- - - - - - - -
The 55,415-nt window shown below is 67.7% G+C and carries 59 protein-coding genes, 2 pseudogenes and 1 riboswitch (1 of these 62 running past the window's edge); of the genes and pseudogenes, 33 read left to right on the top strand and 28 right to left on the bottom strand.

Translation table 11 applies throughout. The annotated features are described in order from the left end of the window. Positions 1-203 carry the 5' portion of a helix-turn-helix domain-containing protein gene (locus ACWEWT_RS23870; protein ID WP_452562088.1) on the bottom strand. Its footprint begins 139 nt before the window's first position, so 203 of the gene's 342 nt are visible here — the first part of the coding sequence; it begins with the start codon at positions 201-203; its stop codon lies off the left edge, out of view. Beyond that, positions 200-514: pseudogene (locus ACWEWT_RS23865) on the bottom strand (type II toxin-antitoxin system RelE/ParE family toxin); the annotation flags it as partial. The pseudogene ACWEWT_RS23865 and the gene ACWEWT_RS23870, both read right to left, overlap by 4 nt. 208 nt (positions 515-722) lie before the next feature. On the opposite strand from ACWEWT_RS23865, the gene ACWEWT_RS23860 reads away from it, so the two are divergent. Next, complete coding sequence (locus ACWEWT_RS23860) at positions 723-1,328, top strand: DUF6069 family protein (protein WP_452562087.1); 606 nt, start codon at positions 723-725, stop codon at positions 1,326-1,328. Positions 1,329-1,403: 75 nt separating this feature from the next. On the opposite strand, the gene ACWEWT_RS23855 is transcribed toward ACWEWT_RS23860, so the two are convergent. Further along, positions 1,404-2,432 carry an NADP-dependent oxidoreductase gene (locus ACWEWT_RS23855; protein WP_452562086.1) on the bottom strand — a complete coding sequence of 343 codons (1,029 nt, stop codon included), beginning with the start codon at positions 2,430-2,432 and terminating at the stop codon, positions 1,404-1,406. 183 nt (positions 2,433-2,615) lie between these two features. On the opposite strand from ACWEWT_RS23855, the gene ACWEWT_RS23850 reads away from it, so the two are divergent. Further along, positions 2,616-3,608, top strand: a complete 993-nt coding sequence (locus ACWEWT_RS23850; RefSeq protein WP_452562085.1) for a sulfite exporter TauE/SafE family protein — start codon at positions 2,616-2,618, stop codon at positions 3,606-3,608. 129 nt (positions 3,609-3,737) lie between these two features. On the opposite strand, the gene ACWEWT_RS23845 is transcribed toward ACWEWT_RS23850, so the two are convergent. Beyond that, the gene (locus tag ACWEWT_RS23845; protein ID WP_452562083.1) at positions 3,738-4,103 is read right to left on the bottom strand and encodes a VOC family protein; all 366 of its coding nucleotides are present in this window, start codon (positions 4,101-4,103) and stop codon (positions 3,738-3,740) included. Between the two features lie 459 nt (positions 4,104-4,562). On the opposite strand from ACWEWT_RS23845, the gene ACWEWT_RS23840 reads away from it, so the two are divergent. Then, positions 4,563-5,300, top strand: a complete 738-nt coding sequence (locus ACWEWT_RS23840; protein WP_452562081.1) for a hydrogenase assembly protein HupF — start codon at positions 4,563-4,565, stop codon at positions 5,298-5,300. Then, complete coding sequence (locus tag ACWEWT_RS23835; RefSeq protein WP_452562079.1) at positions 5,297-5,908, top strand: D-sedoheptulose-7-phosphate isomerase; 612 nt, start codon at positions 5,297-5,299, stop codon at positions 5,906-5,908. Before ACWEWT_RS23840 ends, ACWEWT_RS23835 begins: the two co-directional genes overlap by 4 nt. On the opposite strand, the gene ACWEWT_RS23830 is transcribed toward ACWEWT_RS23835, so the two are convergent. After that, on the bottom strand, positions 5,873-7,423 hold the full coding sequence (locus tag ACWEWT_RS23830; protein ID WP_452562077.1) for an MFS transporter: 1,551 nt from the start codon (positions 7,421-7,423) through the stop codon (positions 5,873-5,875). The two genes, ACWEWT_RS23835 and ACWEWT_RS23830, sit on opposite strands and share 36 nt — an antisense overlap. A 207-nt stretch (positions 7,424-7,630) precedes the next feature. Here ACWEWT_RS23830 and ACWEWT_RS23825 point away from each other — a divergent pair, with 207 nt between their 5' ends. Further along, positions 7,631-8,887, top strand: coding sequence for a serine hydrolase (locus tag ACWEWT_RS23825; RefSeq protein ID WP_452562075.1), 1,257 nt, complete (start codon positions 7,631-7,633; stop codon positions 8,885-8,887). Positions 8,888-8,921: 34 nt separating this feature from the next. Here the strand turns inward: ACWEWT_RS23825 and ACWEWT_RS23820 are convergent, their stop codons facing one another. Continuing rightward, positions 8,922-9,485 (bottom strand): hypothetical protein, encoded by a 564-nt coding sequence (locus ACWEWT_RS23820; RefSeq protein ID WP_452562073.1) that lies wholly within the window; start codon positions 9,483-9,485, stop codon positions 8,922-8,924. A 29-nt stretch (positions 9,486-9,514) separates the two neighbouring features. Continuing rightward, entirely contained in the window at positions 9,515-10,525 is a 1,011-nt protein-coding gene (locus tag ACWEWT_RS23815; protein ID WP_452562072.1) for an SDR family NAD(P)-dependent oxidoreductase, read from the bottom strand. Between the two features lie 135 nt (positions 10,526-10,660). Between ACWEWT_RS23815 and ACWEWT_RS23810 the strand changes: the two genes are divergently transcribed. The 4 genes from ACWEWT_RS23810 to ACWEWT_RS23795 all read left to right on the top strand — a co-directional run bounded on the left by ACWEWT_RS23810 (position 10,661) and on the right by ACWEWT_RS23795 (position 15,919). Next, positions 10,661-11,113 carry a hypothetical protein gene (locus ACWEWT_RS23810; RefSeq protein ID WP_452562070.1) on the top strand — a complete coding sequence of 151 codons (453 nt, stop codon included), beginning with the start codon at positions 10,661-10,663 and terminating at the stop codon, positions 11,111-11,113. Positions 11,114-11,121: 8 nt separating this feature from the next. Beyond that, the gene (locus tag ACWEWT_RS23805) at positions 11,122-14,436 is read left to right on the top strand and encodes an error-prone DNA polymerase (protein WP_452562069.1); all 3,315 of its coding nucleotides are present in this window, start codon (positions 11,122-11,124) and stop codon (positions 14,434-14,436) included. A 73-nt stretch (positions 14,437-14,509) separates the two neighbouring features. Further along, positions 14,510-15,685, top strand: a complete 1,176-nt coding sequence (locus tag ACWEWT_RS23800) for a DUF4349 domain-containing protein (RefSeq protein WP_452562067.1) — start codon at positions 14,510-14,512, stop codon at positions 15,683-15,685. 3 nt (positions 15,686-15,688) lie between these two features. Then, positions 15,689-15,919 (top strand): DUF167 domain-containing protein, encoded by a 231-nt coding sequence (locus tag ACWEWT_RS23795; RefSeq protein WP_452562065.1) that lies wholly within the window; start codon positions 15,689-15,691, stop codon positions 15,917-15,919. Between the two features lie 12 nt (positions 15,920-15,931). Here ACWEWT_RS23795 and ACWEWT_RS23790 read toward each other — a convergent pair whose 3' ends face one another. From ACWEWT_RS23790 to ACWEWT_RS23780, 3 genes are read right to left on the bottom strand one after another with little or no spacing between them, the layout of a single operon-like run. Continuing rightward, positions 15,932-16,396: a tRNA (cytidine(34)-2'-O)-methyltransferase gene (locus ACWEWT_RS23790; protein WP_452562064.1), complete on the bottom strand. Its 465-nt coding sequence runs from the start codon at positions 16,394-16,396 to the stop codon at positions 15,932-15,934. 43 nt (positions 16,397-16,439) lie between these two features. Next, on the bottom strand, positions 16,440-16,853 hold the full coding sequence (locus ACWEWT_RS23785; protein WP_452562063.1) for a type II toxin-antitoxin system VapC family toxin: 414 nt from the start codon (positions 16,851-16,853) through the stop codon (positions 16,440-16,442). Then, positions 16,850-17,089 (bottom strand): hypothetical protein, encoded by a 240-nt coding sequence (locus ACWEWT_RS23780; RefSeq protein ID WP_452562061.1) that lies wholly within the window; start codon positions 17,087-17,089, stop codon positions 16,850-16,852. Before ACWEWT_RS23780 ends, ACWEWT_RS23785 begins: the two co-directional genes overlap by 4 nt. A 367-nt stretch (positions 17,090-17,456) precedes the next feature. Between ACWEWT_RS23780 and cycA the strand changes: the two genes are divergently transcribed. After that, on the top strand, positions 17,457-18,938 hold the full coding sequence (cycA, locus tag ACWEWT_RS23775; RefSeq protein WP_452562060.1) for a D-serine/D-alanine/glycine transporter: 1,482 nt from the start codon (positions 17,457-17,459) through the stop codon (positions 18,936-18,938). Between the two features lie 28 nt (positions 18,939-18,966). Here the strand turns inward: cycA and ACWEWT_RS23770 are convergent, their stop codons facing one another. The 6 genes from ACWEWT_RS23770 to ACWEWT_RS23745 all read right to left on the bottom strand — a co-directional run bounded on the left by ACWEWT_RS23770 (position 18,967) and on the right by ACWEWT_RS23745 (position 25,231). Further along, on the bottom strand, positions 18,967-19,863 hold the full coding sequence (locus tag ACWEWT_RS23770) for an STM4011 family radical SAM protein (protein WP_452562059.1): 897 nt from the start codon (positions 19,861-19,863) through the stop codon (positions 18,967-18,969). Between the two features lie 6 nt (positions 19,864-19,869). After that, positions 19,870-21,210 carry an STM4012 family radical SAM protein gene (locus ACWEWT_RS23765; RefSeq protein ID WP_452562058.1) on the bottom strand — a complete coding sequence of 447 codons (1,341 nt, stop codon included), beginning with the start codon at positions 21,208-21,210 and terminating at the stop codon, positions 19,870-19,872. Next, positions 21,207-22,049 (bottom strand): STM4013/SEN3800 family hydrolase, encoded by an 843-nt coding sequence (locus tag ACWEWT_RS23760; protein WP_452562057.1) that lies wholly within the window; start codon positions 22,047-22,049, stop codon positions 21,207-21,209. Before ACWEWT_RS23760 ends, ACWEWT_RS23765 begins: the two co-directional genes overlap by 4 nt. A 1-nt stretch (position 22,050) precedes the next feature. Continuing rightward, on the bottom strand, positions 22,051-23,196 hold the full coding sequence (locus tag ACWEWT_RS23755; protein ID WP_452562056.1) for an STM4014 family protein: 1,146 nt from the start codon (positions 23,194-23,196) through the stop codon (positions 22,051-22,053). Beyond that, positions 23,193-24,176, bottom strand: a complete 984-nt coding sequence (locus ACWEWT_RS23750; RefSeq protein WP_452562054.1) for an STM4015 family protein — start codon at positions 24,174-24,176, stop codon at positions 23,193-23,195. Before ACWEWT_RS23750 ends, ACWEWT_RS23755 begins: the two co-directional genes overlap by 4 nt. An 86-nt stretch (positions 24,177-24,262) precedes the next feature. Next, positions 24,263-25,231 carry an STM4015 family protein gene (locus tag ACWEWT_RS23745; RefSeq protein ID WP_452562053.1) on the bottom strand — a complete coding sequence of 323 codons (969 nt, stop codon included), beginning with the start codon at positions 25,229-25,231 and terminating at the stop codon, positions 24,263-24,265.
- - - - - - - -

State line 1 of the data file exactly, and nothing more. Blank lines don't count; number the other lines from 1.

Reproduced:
The 55,415-nt window shown below is 67.7% G+C and carries 59 protein-coding genes, 2 pseudogenes and 1 riboswitch (1 of these 62 running past the window's edge); of the genes and pseudogenes, 33 read left to right on the top strand and 28 right to left on the bottom strand.